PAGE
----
According to Dictionary.com, their word of the year is "Misinformation." Defined as "false information that is spread," misinformation occurs "regardless of whether there is intent to mislead."
Misinformation, and its brother, disinformation, can be harmful. Clearly. Though much of the current state of discussion around this concerns external affairs. Much of what we are responsible for at least begins internally (how we respond and engage).
Aligning our thoughts, beliefs, and behavior with reality- what's true and realistic- is a crucial "mechanism of action" that helps facilitate positive outcomes. This is particularly true in the method of therapy I use- CBT (Cognitive Behavioral Therapy),
We know that cognitive distortions [click for pdf list] only prevent us from succeeding and growing. These errors are harmful especially when they are consistent approaches to thought, such as All-Or-Nothing Thinking (I missed my workout today; I might as well skip this week), Mental Filtering (I know they said they enjoyed meeting me, but they must not like me because they talked more to other people), and jumping to conclusions (I just know that she got off the phone quickly because she thinks I'm an idiot!). The deeper these go, the more impactful they are and harder to break.
So in a world of misinformation, make sure you first tell yourself the truth, whether it's difficult or comforting. In this time of the year that is special, wonderful, challenging, or downright awful for some, what can you do?
Be realistic. Tell yourself the truth, and to others. Align your thoughts, beliefs, and actions with commitment, purpose, and meaning (and if you're not sure what yours is, find it with help!), and try to get as close to what's honest and accurate. Be a good researcher (humble). Don't get snowed by misinformation. Give the gift of realistic, truthful thinking. Your brain will thank you (and probably everyone else will, too).
Merry Christmas, and Happy Holidays!
Want a surefire way to experience more gratitude? Be grateful.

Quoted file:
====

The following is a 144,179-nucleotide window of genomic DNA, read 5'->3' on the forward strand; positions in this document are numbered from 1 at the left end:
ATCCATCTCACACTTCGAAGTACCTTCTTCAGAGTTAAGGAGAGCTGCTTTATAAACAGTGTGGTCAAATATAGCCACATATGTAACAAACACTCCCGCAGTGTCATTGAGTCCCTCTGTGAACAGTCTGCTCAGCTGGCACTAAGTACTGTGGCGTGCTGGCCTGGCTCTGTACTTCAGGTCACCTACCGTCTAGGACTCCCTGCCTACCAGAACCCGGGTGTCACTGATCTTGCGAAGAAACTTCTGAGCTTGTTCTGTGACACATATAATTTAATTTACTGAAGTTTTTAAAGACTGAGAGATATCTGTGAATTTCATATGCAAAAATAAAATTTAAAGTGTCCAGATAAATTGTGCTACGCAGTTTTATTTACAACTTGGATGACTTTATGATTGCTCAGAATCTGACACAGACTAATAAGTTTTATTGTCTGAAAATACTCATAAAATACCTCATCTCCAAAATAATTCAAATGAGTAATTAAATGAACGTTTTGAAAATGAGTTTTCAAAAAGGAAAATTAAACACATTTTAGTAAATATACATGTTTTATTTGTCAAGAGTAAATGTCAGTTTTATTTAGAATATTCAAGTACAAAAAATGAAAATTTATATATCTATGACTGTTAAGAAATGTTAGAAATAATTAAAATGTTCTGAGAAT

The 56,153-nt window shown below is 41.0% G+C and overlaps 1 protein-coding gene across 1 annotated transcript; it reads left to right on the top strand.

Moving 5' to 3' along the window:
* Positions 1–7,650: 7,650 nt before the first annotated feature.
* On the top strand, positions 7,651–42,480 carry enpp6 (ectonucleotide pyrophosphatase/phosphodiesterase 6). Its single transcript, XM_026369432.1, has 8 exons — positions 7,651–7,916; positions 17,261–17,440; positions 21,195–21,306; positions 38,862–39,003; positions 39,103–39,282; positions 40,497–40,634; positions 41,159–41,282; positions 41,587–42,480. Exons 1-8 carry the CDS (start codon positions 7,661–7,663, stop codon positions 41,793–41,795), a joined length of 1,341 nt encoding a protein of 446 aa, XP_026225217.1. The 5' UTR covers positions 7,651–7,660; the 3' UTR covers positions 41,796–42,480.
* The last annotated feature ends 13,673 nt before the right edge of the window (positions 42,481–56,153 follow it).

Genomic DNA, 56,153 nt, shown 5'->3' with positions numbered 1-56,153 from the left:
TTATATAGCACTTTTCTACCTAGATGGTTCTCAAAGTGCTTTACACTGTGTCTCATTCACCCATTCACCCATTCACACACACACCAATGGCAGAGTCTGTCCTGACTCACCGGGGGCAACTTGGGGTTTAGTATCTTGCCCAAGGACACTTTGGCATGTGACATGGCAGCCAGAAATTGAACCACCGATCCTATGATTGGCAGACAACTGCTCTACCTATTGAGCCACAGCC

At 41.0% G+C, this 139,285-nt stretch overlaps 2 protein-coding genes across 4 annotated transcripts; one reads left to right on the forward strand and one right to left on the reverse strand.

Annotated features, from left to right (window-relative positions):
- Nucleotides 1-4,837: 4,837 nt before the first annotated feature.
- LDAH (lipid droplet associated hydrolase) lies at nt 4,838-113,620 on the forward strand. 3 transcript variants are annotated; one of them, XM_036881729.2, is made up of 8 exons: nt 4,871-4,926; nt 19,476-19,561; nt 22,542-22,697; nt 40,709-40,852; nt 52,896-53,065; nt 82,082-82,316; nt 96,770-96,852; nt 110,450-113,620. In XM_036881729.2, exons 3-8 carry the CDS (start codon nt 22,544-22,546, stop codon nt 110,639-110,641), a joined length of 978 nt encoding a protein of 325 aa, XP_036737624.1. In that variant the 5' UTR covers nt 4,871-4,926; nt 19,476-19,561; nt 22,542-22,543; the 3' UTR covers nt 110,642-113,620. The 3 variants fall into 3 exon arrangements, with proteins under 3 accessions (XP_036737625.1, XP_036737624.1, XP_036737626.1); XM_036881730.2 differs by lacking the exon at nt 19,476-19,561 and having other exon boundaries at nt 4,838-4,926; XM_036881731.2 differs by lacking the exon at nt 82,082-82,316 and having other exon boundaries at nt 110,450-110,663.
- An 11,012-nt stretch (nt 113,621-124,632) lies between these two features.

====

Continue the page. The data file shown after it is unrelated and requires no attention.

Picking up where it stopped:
I'm not trying to sound trite; those who practice gratitude are more grateful. I struggle to apply this discipline myself. But when I do, I see the world differently. Enjoy the following video (thanks to my brother for passing along).
In this season of rush....
I hate to admit it. Mom and Dad, please don't laugh too hard when I say....this.... I sometimes miss being told what to do. There. I said it.
I remember the drill of childhood. "When did you last eat? Here, have some food." "Looks like you could use a hug." "You're getting cranky; it's time for a nap."
In my super-mature “I'm-smarter-than-a-child” mentality, I miss some of the plainest truths in life. One of these is the importance of rest. It’s the weekend before Christmas, and all through my house are temptations to “achieve” and find my worth in what I do and the approval of others.
I’m trying to step back and rest. And I often will remind myself, “I’m more efficient when I rest.” What’s funny about that statement is that I still am finding an excuse for resting. What would it be like if I stop running the show for a moment? Slowing down the crazy pace of life is not only a discipline, it is an act of faith- one that acknowledges that I don’t control all and know all. And I don’t have to carry the universe on my shoulders. That’s freeing. I hope you “achieve” some great rest during this time of the year. Merry Christmas and Happy Holidays!!
A Psychotherapists' thoughts on healthy living.
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